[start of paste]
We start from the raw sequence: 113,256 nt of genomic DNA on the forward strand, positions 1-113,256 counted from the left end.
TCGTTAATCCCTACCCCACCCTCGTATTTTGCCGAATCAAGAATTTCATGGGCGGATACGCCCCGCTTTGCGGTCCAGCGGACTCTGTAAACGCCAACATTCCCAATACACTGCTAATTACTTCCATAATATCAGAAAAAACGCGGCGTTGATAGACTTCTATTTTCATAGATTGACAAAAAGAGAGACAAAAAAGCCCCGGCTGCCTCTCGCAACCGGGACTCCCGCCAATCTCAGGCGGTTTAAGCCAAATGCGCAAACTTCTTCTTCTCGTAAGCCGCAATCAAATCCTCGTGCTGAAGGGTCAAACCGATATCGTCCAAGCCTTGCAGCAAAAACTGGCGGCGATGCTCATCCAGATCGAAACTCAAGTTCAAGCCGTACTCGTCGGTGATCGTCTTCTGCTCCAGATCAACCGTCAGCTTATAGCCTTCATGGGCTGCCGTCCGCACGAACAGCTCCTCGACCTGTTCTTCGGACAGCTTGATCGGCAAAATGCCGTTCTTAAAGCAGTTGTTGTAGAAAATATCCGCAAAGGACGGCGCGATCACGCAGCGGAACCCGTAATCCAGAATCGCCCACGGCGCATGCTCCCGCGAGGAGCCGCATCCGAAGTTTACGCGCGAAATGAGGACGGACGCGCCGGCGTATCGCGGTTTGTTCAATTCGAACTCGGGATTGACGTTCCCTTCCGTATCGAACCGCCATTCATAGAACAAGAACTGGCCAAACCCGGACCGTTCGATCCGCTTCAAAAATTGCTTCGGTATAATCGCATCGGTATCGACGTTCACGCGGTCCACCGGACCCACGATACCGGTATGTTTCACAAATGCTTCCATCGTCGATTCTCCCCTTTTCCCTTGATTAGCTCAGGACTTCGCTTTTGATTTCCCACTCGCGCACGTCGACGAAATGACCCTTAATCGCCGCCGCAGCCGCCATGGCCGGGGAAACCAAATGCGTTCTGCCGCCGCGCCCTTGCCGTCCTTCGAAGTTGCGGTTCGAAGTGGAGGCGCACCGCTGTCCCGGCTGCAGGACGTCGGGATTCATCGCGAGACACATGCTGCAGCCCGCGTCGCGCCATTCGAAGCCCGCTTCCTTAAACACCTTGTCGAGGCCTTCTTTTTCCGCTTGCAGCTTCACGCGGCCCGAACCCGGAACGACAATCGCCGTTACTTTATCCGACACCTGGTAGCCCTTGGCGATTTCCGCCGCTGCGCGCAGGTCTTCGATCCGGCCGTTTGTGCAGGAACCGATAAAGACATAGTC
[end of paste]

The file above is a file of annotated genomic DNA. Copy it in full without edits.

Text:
We start from the raw sequence: 113,256 nt of genomic DNA on the forward strand, positions 1-113,256 counted from the left end.
TCGTTAATCCCTACCCCACCCTCGTATTTTGCCGAATCAAGAATTTCATGGGCGGATACGCCCCGCTTTGCGGTCCAGCGGACTCTGTAAACGCCAACATTCCCAATACACTGCTAATTACTTCCATAATATCAGAAAAAACGCGGCGTTGATAGACTTCTATTTTCATAGATTGACAAAAAGAGAGACAAAAAAGCCCCGGCTGCCTCTCGCAACCGGGACTCCCGCCAATCTCAGGCGGTTTAAGCCAAATGCGCAAACTTCTTCTTCTCGTAAGCCGCAATCAAATCCTCGTGCTGAAGGGTCAAACCGATATCGTCCAAGCCTTGCAGCAAAAACTGGCGGCGATGCTCATCCAGATCGAAACTCAAGTTCAAGCCGTACTCGTCGGTGATCGTCTTCTGCTCCAGATCAACCGTCAGCTTATAGCCTTCATGGGCTGCCGTCCGCACGAACAGCTCCTCGACCTGTTCTTCGGACAGCTTGATCGGCAAAATGCCGTTCTTAAAGCAGTTGTTGTAGAAAATATCCGCAAAGGACGGCGCGATCACGCAGCGGAACCCGTAATCCAGAATCGCCCACGGCGCATGCTCCCGCGAGGAGCCGCATCCGAAGTTTACGCGCGAAATGAGGACGGACGCGCCGGCGTATCGCGGTTTGTTCAATTCGAACTCGGGATTGACGTTCCCTTCCGTATCGAACCGCCATTCATAGAACAAGAACTGGCCAAACCCGGACCGTTCGATCCGCTTCAAAAATTGCTTCGGTATAATCGCATCGGTATCGACGTTCACGCGGTCCACCGGACCCACGATACCGGTATGTTTCACAAATGCTTCCATCGTCGATTCTCCCCTTTTCCCTTGATTAGCTCAGGACTTCGCTTTTGATTTCCCACTCGCGCACGTCGACGAAATGACCCTTAATCGCCGCCGCAGCCGCCATGGCCGGGGAAACCAAATGCGTTCTGCCGCCGCGCCCTTGCCGTCCTTCGAAGTTGCGGTTCGAAGTGGAGGCGCACCGCTGTCCCGGCTGCAGGACGTCGGGATTCATCGCGAGACACATGCTGCAGCCCGCGTCGCGCCATTCGAAGCCCGCTTCCTTAAACACCTTGTCGAGGCCTTCTTTTTCCGCTTGCAGCTTCACGCGGCCCGAACCCGGAACGACAATCGCCGTTACTTTATCCGACACCTGGTAGCCCTTGGCGATTTCCGCCGCTGCGCGCAGGTCTTCGATCCGGCCGTTTGTGCAGGAACCGATAAAGACATAGTC